Words by Marianne Betts
Photos by Shaun McMinn
Victoria Falls is putting on its most glorious display of raw breath-taking beauty and intensity of the year, but with the rainy season over, in coming months it will drop to a fraction of its current volume.
This ever-evolving nature of this Natural Wonder of the World is one of its many intrigues – whenever it is viewed, it will be different each time, and no matter how many times it is visited, it will always enthral.
Zambezi River Authority data shows Victoria Falls peaked on May 3 when 4,568 cubic metres of water per second tumbled over the world’s largest waterfall, four times more water than the 1,136 cubic metres per second on the same day last year.
The volume of the 2,574-kilometre-long Zambezi River, which begins in Zambia, before tumbling over the Batoka Gorge to form Victoria Falls on the Zimbabwe-Zambia border, and eventually crossing Mozambique to empty into the Indian Ocean, is rain fed.
So it varies from month to month, being at its fullest at the end of the rainy season in April and May, and at its lowest in October and November, before the rains begin. It also fluctuates greatly year to year.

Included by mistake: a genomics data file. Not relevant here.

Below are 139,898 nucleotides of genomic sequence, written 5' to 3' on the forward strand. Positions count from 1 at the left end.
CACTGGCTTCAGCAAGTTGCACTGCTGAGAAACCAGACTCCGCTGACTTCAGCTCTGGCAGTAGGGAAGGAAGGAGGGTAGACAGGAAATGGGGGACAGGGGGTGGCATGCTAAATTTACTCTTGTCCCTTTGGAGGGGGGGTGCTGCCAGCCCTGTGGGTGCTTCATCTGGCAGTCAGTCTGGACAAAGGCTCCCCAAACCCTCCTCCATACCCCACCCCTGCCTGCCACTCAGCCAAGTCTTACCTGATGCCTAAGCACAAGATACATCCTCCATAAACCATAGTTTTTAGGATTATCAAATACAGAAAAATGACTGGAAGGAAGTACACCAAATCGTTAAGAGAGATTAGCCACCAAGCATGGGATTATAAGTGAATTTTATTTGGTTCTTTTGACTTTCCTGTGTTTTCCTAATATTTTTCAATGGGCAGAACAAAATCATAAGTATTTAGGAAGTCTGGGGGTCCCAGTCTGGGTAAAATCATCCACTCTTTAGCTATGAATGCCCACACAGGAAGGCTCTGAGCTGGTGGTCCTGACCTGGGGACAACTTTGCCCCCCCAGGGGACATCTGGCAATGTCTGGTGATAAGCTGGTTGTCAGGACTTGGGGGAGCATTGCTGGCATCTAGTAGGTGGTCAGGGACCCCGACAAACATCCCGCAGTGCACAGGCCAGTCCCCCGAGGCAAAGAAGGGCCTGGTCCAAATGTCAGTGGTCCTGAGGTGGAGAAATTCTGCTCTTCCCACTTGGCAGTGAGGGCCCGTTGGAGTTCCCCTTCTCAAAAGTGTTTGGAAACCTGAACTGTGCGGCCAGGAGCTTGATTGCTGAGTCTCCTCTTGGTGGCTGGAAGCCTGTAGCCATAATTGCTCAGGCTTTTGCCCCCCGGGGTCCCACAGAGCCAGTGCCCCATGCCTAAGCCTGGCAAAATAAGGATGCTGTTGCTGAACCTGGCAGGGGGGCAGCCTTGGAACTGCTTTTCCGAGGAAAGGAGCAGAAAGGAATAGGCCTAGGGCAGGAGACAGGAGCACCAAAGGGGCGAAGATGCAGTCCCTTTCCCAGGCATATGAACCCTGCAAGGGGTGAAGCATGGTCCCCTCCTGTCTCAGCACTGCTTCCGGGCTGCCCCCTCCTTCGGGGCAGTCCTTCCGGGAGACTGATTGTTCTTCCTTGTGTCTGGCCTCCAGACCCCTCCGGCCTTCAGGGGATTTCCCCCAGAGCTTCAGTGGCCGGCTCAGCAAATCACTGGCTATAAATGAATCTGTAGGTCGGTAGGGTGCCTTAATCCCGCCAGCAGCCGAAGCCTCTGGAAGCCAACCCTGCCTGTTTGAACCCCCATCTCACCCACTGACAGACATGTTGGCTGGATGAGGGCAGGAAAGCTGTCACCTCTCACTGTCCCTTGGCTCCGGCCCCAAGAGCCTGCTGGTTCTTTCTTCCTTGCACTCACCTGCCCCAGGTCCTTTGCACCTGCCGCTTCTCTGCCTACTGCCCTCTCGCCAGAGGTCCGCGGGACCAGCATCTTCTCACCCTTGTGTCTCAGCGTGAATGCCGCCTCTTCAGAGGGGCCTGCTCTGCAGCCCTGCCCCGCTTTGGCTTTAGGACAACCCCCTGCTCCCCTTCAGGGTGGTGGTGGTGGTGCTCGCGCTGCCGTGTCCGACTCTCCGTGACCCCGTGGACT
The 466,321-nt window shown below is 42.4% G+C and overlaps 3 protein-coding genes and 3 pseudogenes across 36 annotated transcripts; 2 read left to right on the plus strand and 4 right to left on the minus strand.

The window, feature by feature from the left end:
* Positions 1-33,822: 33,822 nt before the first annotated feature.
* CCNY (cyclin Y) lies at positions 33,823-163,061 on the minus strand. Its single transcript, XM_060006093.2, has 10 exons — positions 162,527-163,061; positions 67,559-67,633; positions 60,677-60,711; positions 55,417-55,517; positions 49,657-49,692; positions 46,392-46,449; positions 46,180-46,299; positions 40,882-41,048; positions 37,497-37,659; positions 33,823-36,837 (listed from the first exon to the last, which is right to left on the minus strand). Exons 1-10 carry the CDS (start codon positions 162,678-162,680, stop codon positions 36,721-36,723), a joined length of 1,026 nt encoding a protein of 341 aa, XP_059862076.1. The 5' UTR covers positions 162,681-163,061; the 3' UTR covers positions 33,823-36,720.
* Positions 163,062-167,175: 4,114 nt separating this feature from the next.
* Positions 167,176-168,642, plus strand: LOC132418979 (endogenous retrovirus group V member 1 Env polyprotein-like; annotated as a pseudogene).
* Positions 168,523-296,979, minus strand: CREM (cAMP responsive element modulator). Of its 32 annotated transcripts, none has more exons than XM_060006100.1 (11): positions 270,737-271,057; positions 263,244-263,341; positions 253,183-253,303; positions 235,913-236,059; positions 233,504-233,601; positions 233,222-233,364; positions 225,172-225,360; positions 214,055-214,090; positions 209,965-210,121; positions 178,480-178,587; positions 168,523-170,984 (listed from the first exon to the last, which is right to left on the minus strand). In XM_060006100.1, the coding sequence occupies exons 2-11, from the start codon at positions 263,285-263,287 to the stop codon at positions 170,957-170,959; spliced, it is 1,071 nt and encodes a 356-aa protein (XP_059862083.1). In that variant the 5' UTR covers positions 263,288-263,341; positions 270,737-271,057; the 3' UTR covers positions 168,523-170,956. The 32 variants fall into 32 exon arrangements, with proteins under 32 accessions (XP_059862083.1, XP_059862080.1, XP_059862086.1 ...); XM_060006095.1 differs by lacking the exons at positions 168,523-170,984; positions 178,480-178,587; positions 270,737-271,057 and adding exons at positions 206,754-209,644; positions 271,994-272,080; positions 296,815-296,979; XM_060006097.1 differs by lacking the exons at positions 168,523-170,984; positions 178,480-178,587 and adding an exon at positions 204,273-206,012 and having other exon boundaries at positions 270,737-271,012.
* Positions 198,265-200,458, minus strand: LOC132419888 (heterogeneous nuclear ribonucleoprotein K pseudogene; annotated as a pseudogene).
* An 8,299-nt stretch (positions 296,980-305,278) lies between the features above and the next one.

Since May 3, the volume of water in the Victoria Falls has dropped to 3,280 cubic metres per second, recorded on May 28, still vastly higher than the flow of 1,098 cubic metres per second observed on the same date last year.
Sadly, few have witnessed first-hand this spectacular display, as the Victoria Falls rainforest is closed, as like many other countries, Zimbabwe is in lockdown to protect against the coronavirus pandemic. However, the Zambian side has re-opened.
Zambezi River Authority public relations and communications manager Elizabeth Karonga says the high water levels are due to a significant increase in both rainfall and run-off in the catchment area upstream of Victoria Falls during the last rainfall season.
This year the water levels at Victoria Falls have been well above average, although not quite the largest flows ever recorded, which peaked at an incredible 9,436 cubic metres per second in 1958!
With the rainfall activity upstream subsiding, there has been a reduction in Zambezi River flows, which has started to translate to reduced flows at the Victoria Falls, a trend which will continue until after the start of the next rainy season, Karonga says.
The seasonal fluctuation of water levels at the Victoria Falls is dramatic, and it is not unheard of for there to be over 20 times the volume of water flowing in May compared to October or November of the same year.
The wonder of Mother Nature is that she always keeps us guessing!